OTC-traded equity total return swaps are currently the center of attention. Since 2016, Eurex has been offering exchange-traded Total Return Futures. Reason enough for us to talk to Randolf Roth, Member of the Eurex Board globally responsible for Equity/Equity Index, and Dmitrij Senko, Board Member at Eurex Clearing and Chief Risk Officer, about transparency and risk management in a centrally cleared environment.
How do Eurex’s Total Return Futures work, compared to these swaps, and what is different?
Randolf: Eurex Total Return Futures (TRFs) are standardized, centrally cleared futures contracts aiming to replicate returns of traditional, bilaterally negotiated equity or equity index-based swaps. We started the segment in 2016 with the listing of the first TRFs on the EURO STOXX 50 Index. TRFs on 255 single equities followed in 2019.
A buyer of a TRF is analogous to the receiver of total returns (i.e. price plus dividend) in the corresponding swap and is payer of the financing leg. This leg is based on a benchmark interest rate plus an agreed spread. This spread is the “traded” level of the TRF, as it is with the swap.
As futures, they have standardized terms and features such as fixed maturities which allow for netting and support portfolio margining with the full suite of Eurex equity and equity index derivatives.
Can you please describe the safeguard mechanisms of central clearing in more detail?
Dmitrij: The key point is that when a TRF is traded, Eurex becomes the central counterparty and its rules and margins are applied with the specific aim of mitigating counterparty risk. Eurex takes a holistic approach to credit risk, eligible margin assets, as well as the overall exposure of transactions across Clearing Members (CMs).
As the direct counterpart to each of its CMs, Eurex requires them to deposit Initial Margin (IM) at the clearing house to back both their own positions and those of their clients. This is calculated at least daily and held by the clearing house, mainly as cash or high-quality liquid assets. Variation margin (VM) to cover daily profits or losses is paid/received daily in cash, preventing a build-up of exposure over time.
The discussion is very much about margin and leverage. Can you briefly explain how Eurex calculates margin and how this affects leverage?
Dmitrij: Eurex’s PRISMA margin methodology looks at the full portfolio of a CM by account, noting that house and client positions are held separately. The main driver of IM is the analysis of market risk. However, the core function of the clearing house is to eliminate counterparty risk – and the foundation of this is our default management process that would be employed in the case of a CM default. This means we have defined measures about what size positions can be effectively risk managed given a default. Where individual positions are large by comparison, the clearing house adjusts the IM upwards using so-called margin add-ons required to mitigate potential additional losses when liquidating these larger positions.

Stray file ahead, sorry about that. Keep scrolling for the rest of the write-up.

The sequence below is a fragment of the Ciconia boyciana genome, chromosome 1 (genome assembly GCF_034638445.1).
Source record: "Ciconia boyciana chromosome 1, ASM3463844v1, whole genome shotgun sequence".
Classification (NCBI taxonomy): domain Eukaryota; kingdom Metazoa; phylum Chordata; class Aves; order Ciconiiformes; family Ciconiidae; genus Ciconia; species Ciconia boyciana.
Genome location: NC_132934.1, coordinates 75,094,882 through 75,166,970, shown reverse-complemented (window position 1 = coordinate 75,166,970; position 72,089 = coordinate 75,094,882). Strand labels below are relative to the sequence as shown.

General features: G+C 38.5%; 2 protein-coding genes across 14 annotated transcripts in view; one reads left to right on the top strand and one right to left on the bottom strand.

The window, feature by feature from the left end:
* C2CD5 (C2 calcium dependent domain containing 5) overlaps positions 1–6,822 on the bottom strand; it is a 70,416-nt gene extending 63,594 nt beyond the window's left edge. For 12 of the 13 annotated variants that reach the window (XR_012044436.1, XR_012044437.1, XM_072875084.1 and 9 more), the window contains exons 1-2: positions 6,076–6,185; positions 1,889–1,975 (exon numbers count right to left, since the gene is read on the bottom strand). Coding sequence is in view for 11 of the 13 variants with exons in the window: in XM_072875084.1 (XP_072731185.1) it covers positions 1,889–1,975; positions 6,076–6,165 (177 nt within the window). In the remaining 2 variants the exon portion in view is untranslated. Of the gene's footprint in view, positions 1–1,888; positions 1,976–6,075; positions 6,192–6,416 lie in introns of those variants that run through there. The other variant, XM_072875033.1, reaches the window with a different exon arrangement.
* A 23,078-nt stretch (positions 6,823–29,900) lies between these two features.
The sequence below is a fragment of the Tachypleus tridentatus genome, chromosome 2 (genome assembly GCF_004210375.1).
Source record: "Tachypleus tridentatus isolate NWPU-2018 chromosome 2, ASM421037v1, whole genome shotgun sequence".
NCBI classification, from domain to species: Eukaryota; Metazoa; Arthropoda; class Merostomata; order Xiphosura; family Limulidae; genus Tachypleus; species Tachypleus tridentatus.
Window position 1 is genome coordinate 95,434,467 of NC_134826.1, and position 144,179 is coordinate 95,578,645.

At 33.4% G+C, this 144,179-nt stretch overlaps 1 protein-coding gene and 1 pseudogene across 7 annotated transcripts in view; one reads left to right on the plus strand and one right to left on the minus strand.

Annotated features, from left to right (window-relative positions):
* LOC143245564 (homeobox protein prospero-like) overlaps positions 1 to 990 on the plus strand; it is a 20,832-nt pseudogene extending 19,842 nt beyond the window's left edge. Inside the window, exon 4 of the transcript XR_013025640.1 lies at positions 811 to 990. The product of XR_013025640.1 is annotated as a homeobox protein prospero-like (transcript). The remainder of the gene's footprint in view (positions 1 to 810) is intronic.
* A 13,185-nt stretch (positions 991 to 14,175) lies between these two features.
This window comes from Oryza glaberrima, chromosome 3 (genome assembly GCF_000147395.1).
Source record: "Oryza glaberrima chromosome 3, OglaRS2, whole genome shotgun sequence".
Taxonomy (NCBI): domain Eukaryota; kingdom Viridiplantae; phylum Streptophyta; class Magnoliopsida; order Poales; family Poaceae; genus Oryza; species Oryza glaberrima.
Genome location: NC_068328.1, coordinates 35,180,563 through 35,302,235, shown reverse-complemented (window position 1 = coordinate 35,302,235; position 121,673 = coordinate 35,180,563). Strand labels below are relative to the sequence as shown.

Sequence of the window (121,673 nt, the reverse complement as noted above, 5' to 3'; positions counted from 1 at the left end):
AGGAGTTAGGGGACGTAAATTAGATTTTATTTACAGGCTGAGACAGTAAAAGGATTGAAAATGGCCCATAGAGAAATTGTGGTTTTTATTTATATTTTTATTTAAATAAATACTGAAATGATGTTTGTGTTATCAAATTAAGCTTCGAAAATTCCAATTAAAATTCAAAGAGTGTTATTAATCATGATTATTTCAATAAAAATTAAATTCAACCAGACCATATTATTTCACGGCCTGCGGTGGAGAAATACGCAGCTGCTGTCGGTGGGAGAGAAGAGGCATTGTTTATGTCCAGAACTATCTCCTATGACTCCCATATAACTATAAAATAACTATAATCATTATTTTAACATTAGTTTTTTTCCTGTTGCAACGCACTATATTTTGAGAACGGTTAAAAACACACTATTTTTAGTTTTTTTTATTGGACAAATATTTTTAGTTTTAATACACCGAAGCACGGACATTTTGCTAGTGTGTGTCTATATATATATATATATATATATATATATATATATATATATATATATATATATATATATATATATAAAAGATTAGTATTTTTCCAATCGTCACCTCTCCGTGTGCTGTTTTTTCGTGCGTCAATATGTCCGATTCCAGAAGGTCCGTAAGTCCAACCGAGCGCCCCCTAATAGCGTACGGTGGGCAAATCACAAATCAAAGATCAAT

Can you give an example?
Dmitrij: Yes, let’s look, for example, at exchange traded derivatives on Vivendi, a large cap European media company. The IM on a small position would be 10-11%, determined by historic market risk. A larger position representing 1% of the outstanding shares would attract a 19% IM due to the liquidation add-on. And for an even larger position at 5% of the outstanding shares, the IM would be 36% with the liquidation add-on, and this would significantly reduce the leverage available.
Traded volume and open interest are public information at Eurex. What role does this play?
Randolf: Transparency is key for well-functioning markets. Thanks to the reporting of traded volumes and open interest in an exchange traded environment, the market can infer potential exposure information across contracts.
But more importantly, as described above, our real-time risk management, ensuring margin calls on a daily if not intraday basis, along with an initial margin model whose liquidation charge is sensitive to increasing exposures, disincentivizes a build-up of concentrated positions.
How have Total Return Futures been accepted by the market? What potential do you see here for the future?
Randolf: Eurex was the first exchange worldwide to offer an exchange-traded replacement for bilaterally traded total return swaps. Meanwhile, besides Index TRFs and individual Equity TRFs, we also offer Basket TRFs and Collateral Index TRFs. Most recently, on 29 March, we also added TRFs on the FTSE 100 Index, the EURO STOXX Banks and the EURO STOXX Select Dividend 30 Index.
Our TRFs show what the transition from bilateral business to transparent exchange trading can look like.
Since its launch of TRFs on the EURO STOXX 50 Index (TESX), for example, back in 2016, Eurex has managed to migrate over 50 per cent of the OTC market to this product. Current open interest in TRFs on EURO STOXX 50 stands at over 1.4 million contracts with a notional value of over EUR 60 billion.
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